At this point I usually add feta cheese and some grated parmesan cheese and finish off the dish under the broiler.

i8tonite with Eat Smart in Portugal Author Ronnie Hess & Vegetable Frittata Recipe
After grilling the cheese under the broiler. In this version I used carrots, broccoli, green and red peppers.

– The End. Go Eat. –

i8tonite with Wisconsin Supper Clubs Author & Filmmaker Ron Faiola & Recipe for Onion Pie

i8tonite with Wisconsin Supper Clubs Author & Filmmaker Ron Faiola & Recipe for Onion PieWisconsin Supper Clubs are a Midwest tradition like no other – a celebration of excellent food in a friendly, homey atmosphere. From thick-cut steaks to fish boils (a Great Lakes tradition, especially popular in Door County) and Friday fish fry, the food at supper clubs here is high quality – and there are some standard items that all supper clubs feature. The relish tray (cut vegetables, dip) and club cheese are standard, and come first.

Then you sit and chat, have a cocktail out on the deck or at your window-side table, and the friendly waitress (who always treats you like an old friend) brings your excellent dinner. For that’s what a supper club is about – socializing and eating in a very friendly and welcoming atmosphere.

i8tonite with Wisconsin Supper Clubs Author & Filmmaker Ron Faiola & Recipe for Onion PieWisconsin has hundreds of supper clubs – how to choose? Well, Milwaukee author & filmmaker Ron Faiola has come to our rescue with advice for both travel planning and restaurant picking. He’s an author and filmmaker who has produced and directed numerous critically acclaimed documentaries. He is the president and founder of Push Button Gadget Inc., which has been specializing in audio visual and business theater production for nearly 20 years. And, most importantly for us, he is the author of Wisconsin Supper Clubs and Wisconsin Supper Clubs: Another Round, both published by Agate Midway.  In these books, he profiles excellent supper clubs throughout the state – and gives us a glimpse into this unique Wisconsin tradition.

i8tonite with Wisconsin Supper Clubs Author & Filmmaker Ron Faiola & Recipe for Onion Pie
Dining Room, Four Seasons Supper Club and Resort, Arbor Vitae

Food People Questionnaire (with a nod to Proust):

What is your favorite food to cook at home?
Cheese burger pizza made from scratch, complete with pickles and ketchup.

What do you always have in your fridge at home?
Cheese, butter, milk.

i8tonite with Wisconsin Supper Clubs Author & Filmmaker Ron Faiola & Recipe for Onion Pie
Fish boil, Fitzgerald’s Genoa Junction, Genoa City

What marked characteristic do you love in a person with whom you are sharing a meal?
Their sense of adventure food-wise.

i8tonite with Wisconsin Supper Clubs Author & Filmmaker Ron Faiola & Recipe for Onion Pie
Birthday party, Kutzee’s Supper Club, Stanley

What marked characteristic do you find unappealing in a person with whom you are sharing a meal?
Being too food-fussy.

Beer, wine, or cocktail?
Beer, cocktail, then wine.

Your favorite cookbook?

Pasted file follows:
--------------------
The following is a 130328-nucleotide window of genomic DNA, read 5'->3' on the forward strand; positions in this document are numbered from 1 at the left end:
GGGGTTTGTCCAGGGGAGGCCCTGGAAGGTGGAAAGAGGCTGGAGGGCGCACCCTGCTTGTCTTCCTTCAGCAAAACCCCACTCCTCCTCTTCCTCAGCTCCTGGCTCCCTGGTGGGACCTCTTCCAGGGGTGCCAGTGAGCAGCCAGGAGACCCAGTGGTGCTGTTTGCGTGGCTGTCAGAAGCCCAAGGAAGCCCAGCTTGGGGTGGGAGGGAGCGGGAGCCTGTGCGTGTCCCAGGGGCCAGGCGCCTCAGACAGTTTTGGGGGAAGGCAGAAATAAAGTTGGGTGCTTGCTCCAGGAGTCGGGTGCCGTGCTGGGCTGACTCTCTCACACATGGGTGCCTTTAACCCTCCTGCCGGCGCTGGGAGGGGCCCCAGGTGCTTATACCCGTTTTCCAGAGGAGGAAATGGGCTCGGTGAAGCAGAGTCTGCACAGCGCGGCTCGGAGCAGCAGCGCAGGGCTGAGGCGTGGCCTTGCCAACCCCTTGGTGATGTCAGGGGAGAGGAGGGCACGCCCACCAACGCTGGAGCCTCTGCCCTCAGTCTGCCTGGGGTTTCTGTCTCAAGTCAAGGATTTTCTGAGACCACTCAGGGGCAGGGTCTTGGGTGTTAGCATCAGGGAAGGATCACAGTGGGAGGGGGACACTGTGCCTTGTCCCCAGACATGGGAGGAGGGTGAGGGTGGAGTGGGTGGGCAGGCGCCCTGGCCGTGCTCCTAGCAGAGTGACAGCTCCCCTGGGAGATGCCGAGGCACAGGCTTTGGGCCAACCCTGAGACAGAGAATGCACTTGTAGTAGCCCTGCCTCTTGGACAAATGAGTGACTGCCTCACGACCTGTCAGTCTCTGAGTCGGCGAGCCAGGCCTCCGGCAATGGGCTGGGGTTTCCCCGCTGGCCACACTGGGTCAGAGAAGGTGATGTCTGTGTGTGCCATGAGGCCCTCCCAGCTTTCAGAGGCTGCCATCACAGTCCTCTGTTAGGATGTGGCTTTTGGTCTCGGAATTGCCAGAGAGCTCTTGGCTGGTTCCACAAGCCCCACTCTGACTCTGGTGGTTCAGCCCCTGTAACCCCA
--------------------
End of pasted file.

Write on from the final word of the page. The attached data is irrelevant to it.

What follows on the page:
Roald Dahl’s Revolting Recipes.

Your favorite kitchen tool?
Potato masher.

i8tonite with Wisconsin Supper Clubs Author & Filmmaker Ron Faiola & Recipe for Onion Pie
Steve cuts steaks, Club Chalet, Green Bay

Favorite types of cuisine to cook?
Mexican breakfast, French omelets.

Beef, chicken, pork, or tofu?
Mostly chicken (and seafood), but I love to make some great tofu dishes.

Favorite vegetable?
Asparagus.

Chef you most admire?
Jennifer Paterson and Clarissa Dickson Wright of the Two Fat Ladies show on BBC.

Food you like the most to eat?
Pizza.

i8tonite with Wisconsin Supper Clubs Author & Filmmaker Ron Faiola & Recipe for Onion Pie
Chef Alison Nave sends food out. The Village Supper Club, Kenosha

Food you dislike the most?
Chicken gizzards.

What is your favorite non-food thing to do?
Train travel.

Who do you most admire in food?
Kyle Cherek, host of Wisconsin Foodie.

Where is your favorite place to eat?
On my back deck when it’s nice out.

i8tonite with Wisconsin Supper Clubs Author & Filmmaker Ron Faiola & Recipe for Onion Pie
Dining Room, Four Seasons Supper Club and Resort, Arbor Vitae

What is your favorite restaurant?
Any local family restaurant.

Do you have any tattoos? And if so, how many are of food?
I don’t, but I know a girl who has the M&M guys on her arm.

Recipe: Onion Pie

i8tonite with Wisconsin Supper Clubs Author & Filmmaker Ron Faiola & Recipe for Onion Pie

Every Thanksgiving my family asks me to make my updated version of this Pennsylvania Dutch recipe.

Ingredients (for 8″ Pyrex pie plate):

1/2 cup Italian bread crumbs
4 tbs butter
2-3 medium sweet onions cut into rings or strips (not diced)
2 eggs
3/4 cup milk
1 cup shredded sharp (or mild) cheddar cheese
Salt & pepper

Directions:

Preheat oven to 350 degrees.
Cook onions in two tbs butter and a pinch of salt & pepper on medium low heat. Onions should be soft but not caramelized.
Melt 2 tbs butter in bowl and mix with 1/2 cup Italian bread crumbs. Press mixture into bottom of buttered pie dish.
Combine beaten eggs, milk and cheese in bowl. When onions are done, layer them on top of the bread crumb crust, then slowly add the egg mixture from bowl. Additional cheese (parmesan, asiago) can be added to the top (optional).

Bake on center rack and check at 25 minutes, inserting a clean knife in center. If it comes out clean, the pie is ready. Most likely it will need another 5 or 10 minutes, checking every 5 minutes. When done, remove from oven and let it sit for 5 minutes. Cut into pie wedges or squares.

 

Read more: Behind the Scenes of Wisconsin Supper Clubs: Another Round

– The End. Go Eat. –

 

Author Photo © Art Mellor. All other Photos © Ron Faiola

i8tonite with Eat Smart Culinary Travel Guides’ Susan Chwae & Shepherd’s Pie Recipe